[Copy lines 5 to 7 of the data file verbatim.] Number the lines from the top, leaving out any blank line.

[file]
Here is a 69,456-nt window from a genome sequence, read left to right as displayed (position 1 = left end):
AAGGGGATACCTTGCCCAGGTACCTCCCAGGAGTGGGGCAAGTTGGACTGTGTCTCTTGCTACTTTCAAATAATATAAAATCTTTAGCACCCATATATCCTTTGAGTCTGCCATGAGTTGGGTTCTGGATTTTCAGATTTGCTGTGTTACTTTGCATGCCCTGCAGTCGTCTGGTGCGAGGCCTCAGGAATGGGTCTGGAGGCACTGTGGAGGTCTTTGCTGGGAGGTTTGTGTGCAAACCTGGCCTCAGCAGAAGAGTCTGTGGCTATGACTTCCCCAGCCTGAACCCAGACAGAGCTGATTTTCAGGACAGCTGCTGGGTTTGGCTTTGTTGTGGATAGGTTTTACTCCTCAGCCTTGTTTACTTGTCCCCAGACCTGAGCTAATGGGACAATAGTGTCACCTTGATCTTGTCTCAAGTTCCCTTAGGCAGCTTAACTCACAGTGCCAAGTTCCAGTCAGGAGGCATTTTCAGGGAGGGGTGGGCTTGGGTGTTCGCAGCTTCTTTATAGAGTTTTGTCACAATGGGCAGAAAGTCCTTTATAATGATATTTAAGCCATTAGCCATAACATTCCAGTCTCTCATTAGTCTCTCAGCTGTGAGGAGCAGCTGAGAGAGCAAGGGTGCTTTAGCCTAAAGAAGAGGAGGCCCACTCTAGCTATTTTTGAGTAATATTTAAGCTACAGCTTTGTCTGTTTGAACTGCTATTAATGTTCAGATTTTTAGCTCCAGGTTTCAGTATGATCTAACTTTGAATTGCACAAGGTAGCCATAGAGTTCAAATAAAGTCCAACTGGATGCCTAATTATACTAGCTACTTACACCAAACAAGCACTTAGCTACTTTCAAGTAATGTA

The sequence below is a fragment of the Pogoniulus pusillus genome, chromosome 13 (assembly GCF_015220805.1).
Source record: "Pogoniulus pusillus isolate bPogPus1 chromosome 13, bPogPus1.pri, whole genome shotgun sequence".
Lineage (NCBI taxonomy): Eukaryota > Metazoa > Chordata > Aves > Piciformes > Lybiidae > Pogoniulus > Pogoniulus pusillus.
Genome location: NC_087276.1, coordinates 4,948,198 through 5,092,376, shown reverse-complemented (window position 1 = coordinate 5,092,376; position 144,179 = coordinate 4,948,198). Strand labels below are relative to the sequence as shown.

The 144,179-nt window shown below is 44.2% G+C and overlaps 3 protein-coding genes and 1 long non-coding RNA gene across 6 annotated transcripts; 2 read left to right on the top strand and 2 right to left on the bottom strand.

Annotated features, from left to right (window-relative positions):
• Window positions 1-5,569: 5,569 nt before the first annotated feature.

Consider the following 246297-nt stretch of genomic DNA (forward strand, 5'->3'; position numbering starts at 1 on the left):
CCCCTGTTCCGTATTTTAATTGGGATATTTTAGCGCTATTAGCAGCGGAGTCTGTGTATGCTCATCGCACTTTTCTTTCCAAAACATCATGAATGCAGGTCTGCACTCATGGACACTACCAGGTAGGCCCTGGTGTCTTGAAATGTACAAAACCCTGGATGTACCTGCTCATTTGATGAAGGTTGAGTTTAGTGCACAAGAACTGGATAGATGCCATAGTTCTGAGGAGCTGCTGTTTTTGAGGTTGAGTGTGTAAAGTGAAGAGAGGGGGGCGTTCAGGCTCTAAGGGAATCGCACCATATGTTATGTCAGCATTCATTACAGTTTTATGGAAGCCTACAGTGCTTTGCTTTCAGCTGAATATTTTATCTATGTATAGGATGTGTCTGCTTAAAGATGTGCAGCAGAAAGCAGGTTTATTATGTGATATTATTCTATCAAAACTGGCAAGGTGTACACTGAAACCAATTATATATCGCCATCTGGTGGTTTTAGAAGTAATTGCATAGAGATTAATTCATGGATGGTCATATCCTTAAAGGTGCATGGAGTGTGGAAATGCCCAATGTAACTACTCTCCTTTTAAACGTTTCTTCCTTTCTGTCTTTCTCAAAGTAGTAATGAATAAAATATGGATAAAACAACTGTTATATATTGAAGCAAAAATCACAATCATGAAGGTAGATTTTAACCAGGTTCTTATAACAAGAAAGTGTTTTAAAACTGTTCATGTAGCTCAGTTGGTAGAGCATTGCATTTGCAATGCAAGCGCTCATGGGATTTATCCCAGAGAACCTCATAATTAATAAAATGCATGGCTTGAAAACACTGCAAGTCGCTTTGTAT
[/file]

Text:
Lineage (NCBI taxonomy): Eukaryota > Metazoa > Chordata > Aves > Piciformes > Lybiidae > Pogoniulus > Pogoniulus pusillus.
Genome location: NC_087276.1, coordinates 4,948,198 through 5,092,376, shown reverse-complemented (window position 1 = coordinate 5,092,376; position 144,179 = coordinate 4,948,198). Strand labels below are relative to the sequence as shown.

The 144,179-nt window shown below is 44.2% G+C and overlaps 3 protein-coding genes and 1 long non-coding RNA gene across 6 annotated transcripts; 2 read left to right on the top strand and 2 right to left on the bottom strand.